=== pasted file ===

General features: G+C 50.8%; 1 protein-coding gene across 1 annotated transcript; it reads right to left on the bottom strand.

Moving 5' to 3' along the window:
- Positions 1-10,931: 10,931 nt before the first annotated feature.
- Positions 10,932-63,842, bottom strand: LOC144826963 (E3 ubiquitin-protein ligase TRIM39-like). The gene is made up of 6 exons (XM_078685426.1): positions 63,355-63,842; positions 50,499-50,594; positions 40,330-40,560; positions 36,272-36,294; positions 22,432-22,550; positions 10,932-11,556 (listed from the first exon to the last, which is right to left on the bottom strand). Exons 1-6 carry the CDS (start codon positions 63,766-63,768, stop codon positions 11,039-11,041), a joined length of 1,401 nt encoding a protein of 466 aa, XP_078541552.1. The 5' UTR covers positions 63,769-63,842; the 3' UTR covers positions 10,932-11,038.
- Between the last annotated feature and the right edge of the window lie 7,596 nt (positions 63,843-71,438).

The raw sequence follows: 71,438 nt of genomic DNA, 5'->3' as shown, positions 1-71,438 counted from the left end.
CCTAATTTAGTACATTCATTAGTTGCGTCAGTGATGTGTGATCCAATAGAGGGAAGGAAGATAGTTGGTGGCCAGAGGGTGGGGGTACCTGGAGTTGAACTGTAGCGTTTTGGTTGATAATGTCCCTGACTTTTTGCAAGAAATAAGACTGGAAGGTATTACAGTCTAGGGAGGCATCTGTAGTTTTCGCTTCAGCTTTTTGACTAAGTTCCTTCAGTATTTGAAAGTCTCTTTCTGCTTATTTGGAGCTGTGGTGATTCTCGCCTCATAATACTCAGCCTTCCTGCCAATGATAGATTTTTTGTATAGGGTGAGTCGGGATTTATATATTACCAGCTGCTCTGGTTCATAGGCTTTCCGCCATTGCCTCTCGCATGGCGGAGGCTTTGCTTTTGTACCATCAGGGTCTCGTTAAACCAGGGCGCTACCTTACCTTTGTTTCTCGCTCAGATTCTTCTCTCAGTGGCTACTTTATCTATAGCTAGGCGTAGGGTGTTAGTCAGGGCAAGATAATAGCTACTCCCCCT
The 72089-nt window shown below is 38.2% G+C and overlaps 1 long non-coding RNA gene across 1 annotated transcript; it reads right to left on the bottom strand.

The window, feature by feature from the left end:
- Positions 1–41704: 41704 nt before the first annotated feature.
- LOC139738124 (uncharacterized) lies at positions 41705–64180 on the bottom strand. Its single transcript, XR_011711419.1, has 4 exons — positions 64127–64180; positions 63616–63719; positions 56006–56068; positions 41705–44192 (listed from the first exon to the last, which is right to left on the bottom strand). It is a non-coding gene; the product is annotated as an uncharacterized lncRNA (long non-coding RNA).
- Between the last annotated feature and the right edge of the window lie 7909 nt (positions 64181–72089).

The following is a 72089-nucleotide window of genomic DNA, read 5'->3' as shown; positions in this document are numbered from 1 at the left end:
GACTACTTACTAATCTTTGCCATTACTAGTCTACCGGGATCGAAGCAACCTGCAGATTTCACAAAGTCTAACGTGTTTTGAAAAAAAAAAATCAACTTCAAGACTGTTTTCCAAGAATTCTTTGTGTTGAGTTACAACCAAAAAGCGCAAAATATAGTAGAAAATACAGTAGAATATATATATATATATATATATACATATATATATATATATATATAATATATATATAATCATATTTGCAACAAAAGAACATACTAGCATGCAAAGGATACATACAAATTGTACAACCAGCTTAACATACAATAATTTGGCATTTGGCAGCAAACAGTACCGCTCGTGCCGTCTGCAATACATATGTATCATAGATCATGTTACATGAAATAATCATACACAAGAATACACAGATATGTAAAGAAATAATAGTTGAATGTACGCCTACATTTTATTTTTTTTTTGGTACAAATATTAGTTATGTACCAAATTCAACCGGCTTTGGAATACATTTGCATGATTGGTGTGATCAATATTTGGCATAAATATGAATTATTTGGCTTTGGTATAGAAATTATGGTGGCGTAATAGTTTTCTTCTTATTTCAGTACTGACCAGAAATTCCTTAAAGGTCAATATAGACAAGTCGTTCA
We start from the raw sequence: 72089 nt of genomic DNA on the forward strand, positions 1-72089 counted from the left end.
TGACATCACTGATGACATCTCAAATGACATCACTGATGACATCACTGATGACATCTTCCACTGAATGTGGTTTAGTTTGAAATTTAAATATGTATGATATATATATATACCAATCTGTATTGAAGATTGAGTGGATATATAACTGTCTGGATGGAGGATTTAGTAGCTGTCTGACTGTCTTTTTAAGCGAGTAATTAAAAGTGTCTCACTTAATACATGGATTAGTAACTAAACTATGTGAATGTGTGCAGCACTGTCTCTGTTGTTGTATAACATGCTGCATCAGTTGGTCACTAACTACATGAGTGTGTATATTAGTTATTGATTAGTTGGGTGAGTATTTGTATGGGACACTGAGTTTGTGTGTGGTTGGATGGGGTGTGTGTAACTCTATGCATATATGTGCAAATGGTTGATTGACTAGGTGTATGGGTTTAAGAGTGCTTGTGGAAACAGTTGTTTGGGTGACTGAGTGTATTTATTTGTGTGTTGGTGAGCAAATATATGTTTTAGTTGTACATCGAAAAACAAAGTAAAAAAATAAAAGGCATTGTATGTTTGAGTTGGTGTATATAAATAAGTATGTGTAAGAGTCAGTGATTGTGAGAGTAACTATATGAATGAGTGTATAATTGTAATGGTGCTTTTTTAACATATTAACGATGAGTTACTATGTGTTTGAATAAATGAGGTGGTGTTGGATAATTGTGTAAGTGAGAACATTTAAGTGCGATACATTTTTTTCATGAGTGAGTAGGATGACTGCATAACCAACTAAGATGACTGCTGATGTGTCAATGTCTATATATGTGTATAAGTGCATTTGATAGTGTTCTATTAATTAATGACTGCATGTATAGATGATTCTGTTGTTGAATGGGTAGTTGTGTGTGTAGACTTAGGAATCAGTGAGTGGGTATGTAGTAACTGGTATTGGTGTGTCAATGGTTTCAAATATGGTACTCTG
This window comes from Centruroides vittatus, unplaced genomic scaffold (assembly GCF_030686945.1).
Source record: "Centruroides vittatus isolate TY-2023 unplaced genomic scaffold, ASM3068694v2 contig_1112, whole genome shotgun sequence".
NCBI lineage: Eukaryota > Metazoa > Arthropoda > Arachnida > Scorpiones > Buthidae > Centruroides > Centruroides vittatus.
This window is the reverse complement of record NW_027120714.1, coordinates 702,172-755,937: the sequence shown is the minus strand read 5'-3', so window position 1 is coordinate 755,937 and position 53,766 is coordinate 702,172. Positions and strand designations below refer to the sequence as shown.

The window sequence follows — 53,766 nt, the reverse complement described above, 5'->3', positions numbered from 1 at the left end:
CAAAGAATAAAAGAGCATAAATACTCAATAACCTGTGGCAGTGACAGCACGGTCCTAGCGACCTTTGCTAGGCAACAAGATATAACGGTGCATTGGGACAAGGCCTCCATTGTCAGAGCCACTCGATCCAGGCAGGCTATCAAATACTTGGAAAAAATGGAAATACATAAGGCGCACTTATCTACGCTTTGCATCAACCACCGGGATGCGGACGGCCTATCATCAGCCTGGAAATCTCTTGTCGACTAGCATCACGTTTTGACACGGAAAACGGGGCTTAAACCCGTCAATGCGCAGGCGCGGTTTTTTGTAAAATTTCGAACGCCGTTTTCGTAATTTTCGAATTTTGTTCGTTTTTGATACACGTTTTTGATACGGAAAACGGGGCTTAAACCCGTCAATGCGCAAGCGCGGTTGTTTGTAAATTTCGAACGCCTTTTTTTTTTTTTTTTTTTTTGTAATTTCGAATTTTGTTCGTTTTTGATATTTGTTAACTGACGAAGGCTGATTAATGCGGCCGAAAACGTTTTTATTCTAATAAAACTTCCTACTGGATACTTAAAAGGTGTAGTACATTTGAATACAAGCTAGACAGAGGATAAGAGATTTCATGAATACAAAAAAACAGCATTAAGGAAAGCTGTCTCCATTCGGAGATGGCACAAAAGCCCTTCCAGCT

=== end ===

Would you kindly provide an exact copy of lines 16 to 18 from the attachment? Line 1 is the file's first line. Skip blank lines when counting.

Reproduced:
TGACATCACTGATGACATCTCAAATGACATCACTGATGACATCACTGATGACATCTTCCACTGAATGTGGTTTAGTTTGAAATTTAAATATGTATGATATATATATATACCAATCTGTATTGAAGATTGAGTGGATATATAACTGTCTGGATGGAGGATTTAGTAGCTGTCTGACTGTCTTTTTAAGCGAGTAATTAAAAGTGTCTCACTTAATACATGGATTAGTAACTAAACTATGTGAATGTGTGCAGCACTGTCTCTGTTGTTGTATAACATGCTGCATCAGTTGGTCACTAACTACATGAGTGTGTATATTAGTTATTGATTAGTTGGGTGAGTATTTGTATGGGACACTGAGTTTGTGTGTGGTTGGATGGGGTGTGTGTAACTCTATGCATATATGTGCAAATGGTTGATTGACTAGGTGTATGGGTTTAAGAGTGCTTGTGGAAACAGTTGTTTGGGTGACTGAGTGTATTTATTTGTGTGTTGGTGAGCAAATATATGTTTTAGTTGTACATCGAAAAACAAAGTAAAAAAATAAAAGGCATTGTATGTTTGAGTTGGTGTATATAAATAAGTATGTGTAAGAGTCAGTGATTGTGAGAGTAACTATATGAATGAGTGTATAATTGTAATGGTGCTTTTTTAACATATTAACGATGAGTTACTATGTGTTTGAATAAATGAGGTGGTGTTGGATAATTGTGTAAGTGAGAACATTTAAGTGCGATACATTTTTTTCATGAGTGAGTAGGATGACTGCATAACCAACTAAGATGACTGCTGATGTGTCAATGTCTATATATGTGTATAAGTGCATTTGATAGTGTTCTATTAATTAATGACTGCATGTATAGATGATTCTGTTGTTGAATGGGTAGTTGTGTGTGTAGACTTAGGAATCAGTGAGTGGGTATGTAGTAACTGGTATTGGTGTGTCAATGGTTTCAAATATGGTACTCTG
This window comes from Centruroides vittatus, unplaced genomic scaffold (assembly GCF_030686945.1).
Source record: "Centruroides vittatus isolate TY-2023 unplaced genomic scaffold, ASM3068694v2 contig_1112, whole genome shotgun sequence".